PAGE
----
2018 in Music

Written by | December 29, 2018 8:05 am | No Comments

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2018 was not a great year for music, at least for the kind of music I love.  I’m not as adventurous as my host Iman, who listens to hip hop, pop, you know, all the stuff the kids like.  Although I have fairly broad tastes, I think they’re more appropriate to a 63-year-old brought up on classic rock and folk. Now that you know my bias, here’s my take on this past year in music.

There was a great deal of new music from performers I really have loved and admired over the years.  Unfortunately, a lot of it was not up to their usual high standards.  The common thread was lack of great, memorable songs.

From the bottom up, more or less, this could be applied to new albums from Dave Matthews, Ray Davies (particularly dreary), Death Cab for Cutie, Steve Forbert, James Maddock, Mumford and Sons,  and John Hiatt.  Graham Parker’s “Cloud Symbols” was a cut above.  McCartney’s “Egypt Station” had some of his usual wonderful melodies but was interspersed with some embarrassingly juvenile moments, as if his sexual feelings never passed age 16.  Elvis Costello’s “Look Now”, with the Imposters, was too clever by half- very sophisticated but needed to rock harder.  Paul Simon’s reworking of 10 old songs wasn’t great, although the reworking of “Can’t Run But” was a highlight of his farewell tour.

Two of the better rock efforts were by new artists ( at least new to me), thanks Iman!  Amy Rigby’s “The Old Guys” and Matt Whipkey’s “Driver” featured diverse sounds and some of the sharp songwriting lacking in the other records.

Another old guy at the top of his game was Buddy Guy.  His new album “The Blues is Alive and Well” was a lot of fun, as was Bettye Lavette’s “Things Have Changed” all Dylan covers.

My two top rock albums were Willie Nile’s “Children of Paradise” even though the title track was recycled; and Greta Van Fleet’s “Anthem of the Peaceful Army”.  Greta is unapologetic 70s rock, as if Led Zeppelin and Rush had a baby. It sounds like it shouldn’t work, but really does.  A breath of fresh air.

Some reissues  and compilations of note:  Tom Petty’s “An American Treasure” and Dylan’s “More Blood,More Tracks”.  Neil Young released another acoustic live set, “Songs for Judy”.

The genre that really flourished for me was alt country.  We got excellent new music from John Prine, The Jayhawks, Lori McKenna, Rosanne Cash, and Pistol Annies.  The best of all was Brandi Carlile’s,”By The Way I Forgive You”.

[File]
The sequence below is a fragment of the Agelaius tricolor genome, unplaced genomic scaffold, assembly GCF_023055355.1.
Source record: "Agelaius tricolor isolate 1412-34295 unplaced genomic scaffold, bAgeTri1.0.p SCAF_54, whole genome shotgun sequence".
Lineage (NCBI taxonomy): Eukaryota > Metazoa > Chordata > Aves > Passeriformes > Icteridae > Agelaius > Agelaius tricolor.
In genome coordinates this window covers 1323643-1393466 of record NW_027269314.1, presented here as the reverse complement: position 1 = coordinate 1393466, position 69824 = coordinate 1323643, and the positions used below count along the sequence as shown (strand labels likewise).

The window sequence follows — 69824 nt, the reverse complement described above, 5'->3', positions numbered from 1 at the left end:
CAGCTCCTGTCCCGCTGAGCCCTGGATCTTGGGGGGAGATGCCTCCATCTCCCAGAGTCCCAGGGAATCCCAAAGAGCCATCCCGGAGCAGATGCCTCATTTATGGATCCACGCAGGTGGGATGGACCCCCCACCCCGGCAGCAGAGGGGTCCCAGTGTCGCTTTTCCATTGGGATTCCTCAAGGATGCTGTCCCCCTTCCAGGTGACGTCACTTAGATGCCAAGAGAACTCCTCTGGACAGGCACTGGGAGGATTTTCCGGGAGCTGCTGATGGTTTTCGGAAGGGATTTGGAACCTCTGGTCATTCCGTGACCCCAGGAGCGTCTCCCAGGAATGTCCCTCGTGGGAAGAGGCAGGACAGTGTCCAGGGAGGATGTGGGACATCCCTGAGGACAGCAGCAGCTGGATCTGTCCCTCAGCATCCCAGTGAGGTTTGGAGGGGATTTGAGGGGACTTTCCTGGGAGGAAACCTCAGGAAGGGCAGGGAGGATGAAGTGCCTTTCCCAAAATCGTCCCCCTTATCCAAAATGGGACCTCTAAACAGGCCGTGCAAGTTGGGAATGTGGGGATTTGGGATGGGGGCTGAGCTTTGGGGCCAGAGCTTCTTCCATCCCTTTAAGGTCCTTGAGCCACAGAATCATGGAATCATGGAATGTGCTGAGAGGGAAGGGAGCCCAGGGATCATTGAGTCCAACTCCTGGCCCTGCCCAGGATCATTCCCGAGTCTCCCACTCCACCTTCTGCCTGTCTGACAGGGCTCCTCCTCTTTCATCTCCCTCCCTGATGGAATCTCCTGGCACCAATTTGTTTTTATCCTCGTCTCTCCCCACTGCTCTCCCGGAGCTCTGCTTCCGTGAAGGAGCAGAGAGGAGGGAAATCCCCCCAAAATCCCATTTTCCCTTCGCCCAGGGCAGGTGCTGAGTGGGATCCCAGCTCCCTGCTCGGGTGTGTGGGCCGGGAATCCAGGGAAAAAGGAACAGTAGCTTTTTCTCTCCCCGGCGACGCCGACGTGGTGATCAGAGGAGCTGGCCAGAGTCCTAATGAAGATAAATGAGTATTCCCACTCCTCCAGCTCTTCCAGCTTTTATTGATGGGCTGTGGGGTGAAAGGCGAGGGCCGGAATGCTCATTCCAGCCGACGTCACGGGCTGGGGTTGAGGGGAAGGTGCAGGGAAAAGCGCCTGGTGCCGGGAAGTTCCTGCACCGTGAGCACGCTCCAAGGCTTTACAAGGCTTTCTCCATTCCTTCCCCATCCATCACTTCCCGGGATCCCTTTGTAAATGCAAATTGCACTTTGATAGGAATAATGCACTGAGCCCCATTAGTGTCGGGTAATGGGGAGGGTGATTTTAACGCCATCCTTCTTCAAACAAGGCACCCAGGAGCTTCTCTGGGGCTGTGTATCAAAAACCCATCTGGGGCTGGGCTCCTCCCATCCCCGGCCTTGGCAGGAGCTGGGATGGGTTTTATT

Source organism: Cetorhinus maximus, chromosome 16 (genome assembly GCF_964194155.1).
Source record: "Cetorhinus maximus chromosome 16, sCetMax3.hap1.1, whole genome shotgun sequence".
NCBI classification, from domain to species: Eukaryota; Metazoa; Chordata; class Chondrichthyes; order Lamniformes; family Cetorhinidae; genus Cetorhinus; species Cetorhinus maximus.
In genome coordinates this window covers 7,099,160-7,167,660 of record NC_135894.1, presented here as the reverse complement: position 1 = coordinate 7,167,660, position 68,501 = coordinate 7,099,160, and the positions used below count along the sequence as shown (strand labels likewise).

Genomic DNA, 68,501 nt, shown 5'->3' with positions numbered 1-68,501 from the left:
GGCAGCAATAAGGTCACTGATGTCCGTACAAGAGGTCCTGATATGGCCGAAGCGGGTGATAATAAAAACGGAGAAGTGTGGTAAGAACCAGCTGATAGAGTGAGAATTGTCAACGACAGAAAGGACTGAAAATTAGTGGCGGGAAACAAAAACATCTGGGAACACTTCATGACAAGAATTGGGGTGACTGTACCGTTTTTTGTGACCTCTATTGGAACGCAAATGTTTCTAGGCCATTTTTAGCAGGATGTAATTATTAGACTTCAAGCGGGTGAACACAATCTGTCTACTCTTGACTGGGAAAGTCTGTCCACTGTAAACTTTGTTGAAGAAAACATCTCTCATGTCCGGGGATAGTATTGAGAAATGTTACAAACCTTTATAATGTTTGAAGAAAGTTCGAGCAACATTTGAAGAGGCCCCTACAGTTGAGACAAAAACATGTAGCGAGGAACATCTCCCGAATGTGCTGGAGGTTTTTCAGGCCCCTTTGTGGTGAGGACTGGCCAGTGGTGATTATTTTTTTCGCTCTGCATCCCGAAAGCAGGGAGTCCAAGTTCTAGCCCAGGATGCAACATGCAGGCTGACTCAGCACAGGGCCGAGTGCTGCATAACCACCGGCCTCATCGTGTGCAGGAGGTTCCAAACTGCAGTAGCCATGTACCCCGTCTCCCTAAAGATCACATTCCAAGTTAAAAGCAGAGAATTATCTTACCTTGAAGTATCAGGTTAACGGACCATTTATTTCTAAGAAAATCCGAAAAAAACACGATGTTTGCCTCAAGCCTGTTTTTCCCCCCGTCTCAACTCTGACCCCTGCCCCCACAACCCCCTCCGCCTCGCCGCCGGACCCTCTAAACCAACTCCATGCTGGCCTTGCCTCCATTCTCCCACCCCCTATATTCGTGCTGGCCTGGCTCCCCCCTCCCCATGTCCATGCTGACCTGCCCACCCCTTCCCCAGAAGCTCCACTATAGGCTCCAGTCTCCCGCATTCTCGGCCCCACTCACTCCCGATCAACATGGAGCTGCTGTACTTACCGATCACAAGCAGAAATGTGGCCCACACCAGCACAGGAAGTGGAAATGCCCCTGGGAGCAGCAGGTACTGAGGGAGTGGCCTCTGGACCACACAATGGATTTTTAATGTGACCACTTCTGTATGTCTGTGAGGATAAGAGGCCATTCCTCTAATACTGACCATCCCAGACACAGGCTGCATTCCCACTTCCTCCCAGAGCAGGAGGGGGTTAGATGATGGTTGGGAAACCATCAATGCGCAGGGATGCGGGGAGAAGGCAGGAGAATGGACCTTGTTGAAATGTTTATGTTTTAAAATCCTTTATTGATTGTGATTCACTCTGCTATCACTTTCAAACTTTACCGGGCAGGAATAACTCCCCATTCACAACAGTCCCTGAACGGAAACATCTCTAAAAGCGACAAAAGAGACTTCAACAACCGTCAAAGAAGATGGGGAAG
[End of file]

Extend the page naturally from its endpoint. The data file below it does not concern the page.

As for live music, I was a little less active than usual but here are my highlights.  At the arena scale, U2 was compelling, The Eagles without Glenn Frey but with Vince Gill were professional as always, every harmony perfect.  Billy Joel last week threw in a little too much Christmas Schmaltz, but hey, it’s Billy at the Garden.  Paul Simon’s farewell tour, which I got in Philly, was fantastic.  Great band, a career spanning set with some fantastic reworkings of some songs and heartfelt renditions of others.

At smaller venues, Steve Earle lit up the Beacon twice, once on a bill with Lucinda Williams and Dwight Yoakam, once opening for the always entertaining Tedeschi-Trucks Band.  Joan Jett and the Blackhearts were great fun in Rahway NJ.  And I caught old friends James Maddock and Willie Nile twice in small venues – always great shows.

Lastly, some of my favorite musical moments were on Broadway.  Come From Away was wonderful, a moving story cleverly staged and sung.  Bruce on Broadway (twice) gave us a chance to see the great man up close and personal, singing solo versions of some of his best songs and telling stories to match.  And “Hamilton”- (twice) Wow!  for a guy who doesn’t generally like hip hop to say this is a work of genius, you’d better believe it.  It was even better the second time after listening to the cast album a few times.

Here’s hoping for a wonderful musical 2019- and The Stones are coming!

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